While TimescaleDB generally offers capabilities that go beyond what
PostgreSQL offers, there are some limitations to using hypertables,
and, in particular, distributed hypertables. This section documents
the common limitations when using both regular and distributed
- Foreign key constraints referencing a hypertable are not supported.
- Time dimensions (columns) used for partitioning cannot have NULL
- Unique indexes must include all columns that are partitioning
UPDATE statements that move values between partitions (chunks) are
not supported. This includes upserts (
INSERT ... ON CONFLICT
Distributed hypertable limitations
All the limitations of regular hypertables also apply to distributed
hypertables. In addition, the following limitations apply specifically
to distributed hypertables:
- Distributed scheduling of background jobs is not supported. Background jobs
created on an access node are scheduled and executed on this access node
without distributing the jobs to data nodes.
- Continuous aggregates are not supported.
- Reordering chunks is not supported.
- Tablespaces cannot be attached to a distributed hypertable on the
access node. It is still possible attach tablespaces on data nodes.
- Roles and permissions are assumed to be consistent across the nodes
of a distributed database, but consistency is not enforced.
- Joins on data nodes are not supported. Joining a distributed
hypertable with another table requires the other table to reside on
the access node. This also limits the performance of joins on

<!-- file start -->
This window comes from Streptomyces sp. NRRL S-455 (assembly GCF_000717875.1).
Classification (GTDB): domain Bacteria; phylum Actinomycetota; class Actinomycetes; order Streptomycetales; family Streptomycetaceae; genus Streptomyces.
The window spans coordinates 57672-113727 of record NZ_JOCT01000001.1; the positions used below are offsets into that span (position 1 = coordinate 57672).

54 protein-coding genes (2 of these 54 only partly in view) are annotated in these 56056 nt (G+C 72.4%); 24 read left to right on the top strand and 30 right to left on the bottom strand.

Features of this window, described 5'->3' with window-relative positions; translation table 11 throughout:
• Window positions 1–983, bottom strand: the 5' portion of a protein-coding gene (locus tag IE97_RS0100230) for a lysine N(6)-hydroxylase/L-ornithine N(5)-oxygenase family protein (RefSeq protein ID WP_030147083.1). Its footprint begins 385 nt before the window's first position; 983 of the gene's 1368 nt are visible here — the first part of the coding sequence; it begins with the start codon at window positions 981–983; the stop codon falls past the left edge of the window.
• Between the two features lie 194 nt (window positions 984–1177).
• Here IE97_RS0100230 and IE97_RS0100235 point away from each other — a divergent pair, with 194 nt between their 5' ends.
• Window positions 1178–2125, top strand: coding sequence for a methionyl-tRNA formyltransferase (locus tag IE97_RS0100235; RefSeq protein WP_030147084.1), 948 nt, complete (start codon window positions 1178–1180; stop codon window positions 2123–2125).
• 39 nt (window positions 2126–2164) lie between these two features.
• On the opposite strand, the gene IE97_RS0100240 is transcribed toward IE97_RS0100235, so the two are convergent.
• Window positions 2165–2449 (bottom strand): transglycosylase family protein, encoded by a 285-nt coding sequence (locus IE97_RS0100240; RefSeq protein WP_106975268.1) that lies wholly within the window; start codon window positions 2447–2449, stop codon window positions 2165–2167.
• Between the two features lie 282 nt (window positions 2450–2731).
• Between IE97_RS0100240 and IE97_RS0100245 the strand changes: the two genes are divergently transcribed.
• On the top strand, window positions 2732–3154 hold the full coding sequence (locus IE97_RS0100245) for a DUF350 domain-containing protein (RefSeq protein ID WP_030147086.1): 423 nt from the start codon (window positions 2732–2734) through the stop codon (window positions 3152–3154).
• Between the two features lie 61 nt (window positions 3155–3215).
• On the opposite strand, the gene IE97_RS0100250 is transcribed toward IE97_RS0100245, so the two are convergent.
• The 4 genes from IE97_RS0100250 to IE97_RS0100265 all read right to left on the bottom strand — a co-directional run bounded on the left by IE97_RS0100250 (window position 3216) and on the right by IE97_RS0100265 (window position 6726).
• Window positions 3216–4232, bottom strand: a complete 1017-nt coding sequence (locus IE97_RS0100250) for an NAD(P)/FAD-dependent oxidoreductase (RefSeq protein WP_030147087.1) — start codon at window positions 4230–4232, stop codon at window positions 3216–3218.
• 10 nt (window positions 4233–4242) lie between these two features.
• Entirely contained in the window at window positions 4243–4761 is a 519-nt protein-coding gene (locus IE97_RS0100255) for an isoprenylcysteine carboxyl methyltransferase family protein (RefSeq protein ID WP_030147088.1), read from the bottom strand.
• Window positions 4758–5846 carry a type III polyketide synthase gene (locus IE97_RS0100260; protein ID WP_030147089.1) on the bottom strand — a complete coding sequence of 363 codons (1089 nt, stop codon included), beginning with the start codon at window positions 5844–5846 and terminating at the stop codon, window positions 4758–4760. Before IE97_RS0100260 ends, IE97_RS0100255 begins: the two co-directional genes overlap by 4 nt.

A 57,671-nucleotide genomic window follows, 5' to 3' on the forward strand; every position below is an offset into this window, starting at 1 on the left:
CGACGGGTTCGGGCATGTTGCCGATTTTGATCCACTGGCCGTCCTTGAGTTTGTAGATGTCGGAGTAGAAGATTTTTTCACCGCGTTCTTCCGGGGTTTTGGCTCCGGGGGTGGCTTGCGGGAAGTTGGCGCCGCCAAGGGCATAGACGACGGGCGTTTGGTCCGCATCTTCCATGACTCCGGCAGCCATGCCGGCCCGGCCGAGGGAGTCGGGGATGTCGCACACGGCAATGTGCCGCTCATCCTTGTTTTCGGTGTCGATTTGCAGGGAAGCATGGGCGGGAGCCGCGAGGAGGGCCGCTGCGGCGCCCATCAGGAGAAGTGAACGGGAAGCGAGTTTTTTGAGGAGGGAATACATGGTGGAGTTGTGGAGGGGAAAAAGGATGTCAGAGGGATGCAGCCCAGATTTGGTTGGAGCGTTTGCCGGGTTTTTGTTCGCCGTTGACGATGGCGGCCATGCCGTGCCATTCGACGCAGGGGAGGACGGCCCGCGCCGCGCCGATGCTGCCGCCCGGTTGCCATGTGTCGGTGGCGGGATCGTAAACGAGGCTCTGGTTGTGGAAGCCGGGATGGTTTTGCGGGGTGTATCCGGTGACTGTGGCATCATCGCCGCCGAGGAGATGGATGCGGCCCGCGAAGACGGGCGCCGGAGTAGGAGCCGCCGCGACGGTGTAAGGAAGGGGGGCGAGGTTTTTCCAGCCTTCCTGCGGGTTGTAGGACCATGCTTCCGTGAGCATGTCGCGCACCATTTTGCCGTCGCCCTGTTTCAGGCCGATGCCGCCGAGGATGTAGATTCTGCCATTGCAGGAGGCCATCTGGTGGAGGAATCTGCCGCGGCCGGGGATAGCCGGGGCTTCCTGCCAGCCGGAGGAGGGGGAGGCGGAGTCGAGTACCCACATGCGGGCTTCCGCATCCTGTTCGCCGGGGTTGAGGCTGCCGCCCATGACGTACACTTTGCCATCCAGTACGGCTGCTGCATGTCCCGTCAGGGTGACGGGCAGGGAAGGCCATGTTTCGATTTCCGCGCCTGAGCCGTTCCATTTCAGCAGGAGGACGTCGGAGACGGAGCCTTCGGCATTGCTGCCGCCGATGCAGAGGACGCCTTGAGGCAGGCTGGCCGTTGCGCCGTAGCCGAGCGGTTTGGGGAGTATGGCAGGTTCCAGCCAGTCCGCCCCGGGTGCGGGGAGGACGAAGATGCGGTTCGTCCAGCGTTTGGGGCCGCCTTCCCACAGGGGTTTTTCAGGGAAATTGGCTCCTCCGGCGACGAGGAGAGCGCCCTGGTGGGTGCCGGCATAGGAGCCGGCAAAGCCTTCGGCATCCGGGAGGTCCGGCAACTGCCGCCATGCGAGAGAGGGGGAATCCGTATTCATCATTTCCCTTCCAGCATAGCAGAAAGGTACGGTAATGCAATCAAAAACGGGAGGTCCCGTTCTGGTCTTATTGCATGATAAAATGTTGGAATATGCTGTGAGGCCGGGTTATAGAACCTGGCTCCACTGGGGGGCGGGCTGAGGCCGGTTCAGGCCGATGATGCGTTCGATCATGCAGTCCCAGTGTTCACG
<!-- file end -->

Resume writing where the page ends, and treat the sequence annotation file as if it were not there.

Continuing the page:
- Tables referenced by foreign key constraints in a distributed
hypertable must be present on the access node and all data
nodes. This applies also to referenced values.
- Parallel-aware scans and appends are not supported.
- A consistent restore point for backup/restore across nodes is not
natively provided; care must be taken when restoring individual
backups to access and data nodes.
- Native replication limitations are described here.
- User defined functions have to be manually installed on the data nodes
so that the function definition is available on both access and data
nodes. This is particularly relevant for functions that are
Note that these limitations concern usage from the access node. Some
currently unsupported features (like
continuous aggregates) might still work on individual data nodes, but
such usage is neither tested nor officially supported. Future versions
of TimescaleDB might remove some of these limitations.
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